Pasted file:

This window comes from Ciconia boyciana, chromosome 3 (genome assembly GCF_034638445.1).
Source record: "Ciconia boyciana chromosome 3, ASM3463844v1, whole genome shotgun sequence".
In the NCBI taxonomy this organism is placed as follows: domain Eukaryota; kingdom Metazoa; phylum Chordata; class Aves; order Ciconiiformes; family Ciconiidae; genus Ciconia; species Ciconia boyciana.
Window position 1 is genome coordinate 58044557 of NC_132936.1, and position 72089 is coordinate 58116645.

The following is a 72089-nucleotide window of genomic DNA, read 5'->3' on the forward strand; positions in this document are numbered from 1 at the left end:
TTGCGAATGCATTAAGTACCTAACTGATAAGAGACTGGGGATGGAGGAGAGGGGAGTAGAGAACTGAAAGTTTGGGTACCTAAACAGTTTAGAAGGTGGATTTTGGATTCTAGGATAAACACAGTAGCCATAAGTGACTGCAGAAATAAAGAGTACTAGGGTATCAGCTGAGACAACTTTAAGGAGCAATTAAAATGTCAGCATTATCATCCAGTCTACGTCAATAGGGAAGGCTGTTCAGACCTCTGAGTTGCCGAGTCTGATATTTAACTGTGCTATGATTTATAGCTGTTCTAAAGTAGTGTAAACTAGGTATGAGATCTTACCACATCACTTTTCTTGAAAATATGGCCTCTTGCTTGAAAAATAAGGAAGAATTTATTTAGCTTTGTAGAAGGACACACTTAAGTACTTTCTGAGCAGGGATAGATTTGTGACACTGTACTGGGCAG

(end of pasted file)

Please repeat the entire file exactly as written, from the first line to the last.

This window comes from Ciconia boyciana, chromosome 3 (genome assembly GCF_034638445.1).
Source record: "Ciconia boyciana chromosome 3, ASM3463844v1, whole genome shotgun sequence".
In the NCBI taxonomy this organism is placed as follows: domain Eukaryota; kingdom Metazoa; phylum Chordata; class Aves; order Ciconiiformes; family Ciconiidae; genus Ciconia; species Ciconia boyciana.
Window position 1 is genome coordinate 58044557 of NC_132936.1, and position 72089 is coordinate 58116645.

The following is a 72089-nucleotide window of genomic DNA, read 5'->3' on the forward strand; positions in this document are numbered from 1 at the left end:
TTGCGAATGCATTAAGTACCTAACTGATAAGAGACTGGGGATGGAGGAGAGGGGAGTAGAGAACTGAAAGTTTGGGTACCTAAACAGTTTAGAAGGTGGATTTTGGATTCTAGGATAAACACAGTAGCCATAAGTGACTGCAGAAATAAAGAGTACTAGGGTATCAGCTGAGACAACTTTAAGGAGCAATTAAAATGTCAGCATTATCATCCAGTCTACGTCAATAGGGAAGGCTGTTCAGACCTCTGAGTTGCCGAGTCTGATATTTAACTGTGCTATGATTTATAGCTGTTCTAAAGTAGTGTAAACTAGGTATGAGATCTTACCACATCACTTTTCTTGAAAATATGGCCTCTTGCTTGAAAAATAAGGAAGAATTTATTTAGCTTTGTAGAAGGACACACTTAAGTACTTTCTGAGCAGGGATAGATTTGTGACACTGTACTGGGCAG